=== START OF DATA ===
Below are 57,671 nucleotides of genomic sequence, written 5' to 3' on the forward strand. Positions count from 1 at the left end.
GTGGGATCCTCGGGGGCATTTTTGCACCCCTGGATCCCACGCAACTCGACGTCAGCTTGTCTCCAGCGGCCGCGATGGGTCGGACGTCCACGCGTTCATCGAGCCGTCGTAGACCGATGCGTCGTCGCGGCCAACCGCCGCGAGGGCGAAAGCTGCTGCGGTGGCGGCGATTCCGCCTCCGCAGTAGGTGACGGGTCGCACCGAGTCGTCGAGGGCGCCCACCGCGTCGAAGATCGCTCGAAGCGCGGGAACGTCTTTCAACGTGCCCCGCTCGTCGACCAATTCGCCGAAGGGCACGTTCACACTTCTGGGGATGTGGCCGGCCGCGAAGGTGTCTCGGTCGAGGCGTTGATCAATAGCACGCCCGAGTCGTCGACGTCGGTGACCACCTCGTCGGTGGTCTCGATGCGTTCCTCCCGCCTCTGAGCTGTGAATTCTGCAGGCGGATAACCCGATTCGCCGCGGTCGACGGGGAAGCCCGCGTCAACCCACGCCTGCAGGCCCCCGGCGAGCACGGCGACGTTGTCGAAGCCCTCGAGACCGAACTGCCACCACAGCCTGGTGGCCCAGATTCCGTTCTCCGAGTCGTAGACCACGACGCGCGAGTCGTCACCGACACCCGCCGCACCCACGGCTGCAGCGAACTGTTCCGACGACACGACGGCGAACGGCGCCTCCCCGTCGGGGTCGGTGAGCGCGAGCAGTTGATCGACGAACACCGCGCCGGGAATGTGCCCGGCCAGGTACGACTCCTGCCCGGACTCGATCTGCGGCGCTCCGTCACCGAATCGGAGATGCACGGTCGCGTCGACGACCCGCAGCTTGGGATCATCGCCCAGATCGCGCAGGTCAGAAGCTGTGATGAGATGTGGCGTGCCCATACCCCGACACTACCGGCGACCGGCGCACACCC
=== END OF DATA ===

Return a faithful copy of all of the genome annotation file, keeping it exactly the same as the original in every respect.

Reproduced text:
Below are 57,671 nucleotides of genomic sequence, written 5' to 3' on the forward strand. Positions count from 1 at the left end.
GTGGGATCCTCGGGGGCATTTTTGCACCCCTGGATCCCACGCAACTCGACGTCAGCTTGTCTCCAGCGGCCGCGATGGGTCGGACGTCCACGCGTTCATCGAGCCGTCGTAGACCGATGCGTCGTCGCGGCCAACCGCCGCGAGGGCGAAAGCTGCTGCGGTGGCGGCGATTCCGCCTCCGCAGTAGGTGACGGGTCGCACCGAGTCGTCGAGGGCGCCCACCGCGTCGAAGATCGCTCGAAGCGCGGGAACGTCTTTCAACGTGCCCCGCTCGTCGACCAATTCGCCGAAGGGCACGTTCACACTTCTGGGGATGTGGCCGGCCGCGAAGGTGTCTCGGTCGAGGCGTTGATCAATAGCACGCCCGAGTCGTCGACGTCGGTGACCACCTCGTCGGTGGTCTCGATGCGTTCCTCCCGCCTCTGAGCTGTGAATTCTGCAGGCGGATAACCCGATTCGCCGCGGTCGACGGGGAAGCCCGCGTCAACCCACGCCTGCAGGCCCCCGGCGAGCACGGCGACGTTGTCGAAGCCCTCGAGACCGAACTGCCACCACAGCCTGGTGGCCCAGATTCCGTTCTCCGAGTCGTAGACCACGACGCGCGAGTCGTCACCGACACCCGCCGCACCCACGGCTGCAGCGAACTGTTCCGACGACACGACGGCGAACGGCGCCTCCCCGTCGGGGTCGGTGAGCGCGAGCAGTTGATCGACGAACACCGCGCCGGGAATGTGCCCGGCCAGGTACGACTCCTGCCCGGACTCGATCTGCGGCGCTCCGTCACCGAATCGGAGATGCACGGTCGCGTCGACGACCCGCAGCTTGGGATCATCGCCCAGATCGCGCAGGTCAGAAGCTGTGATGAGATGTGGCGTGCCCATACCCCGACACTACCGGCGACCGGCGCACACCC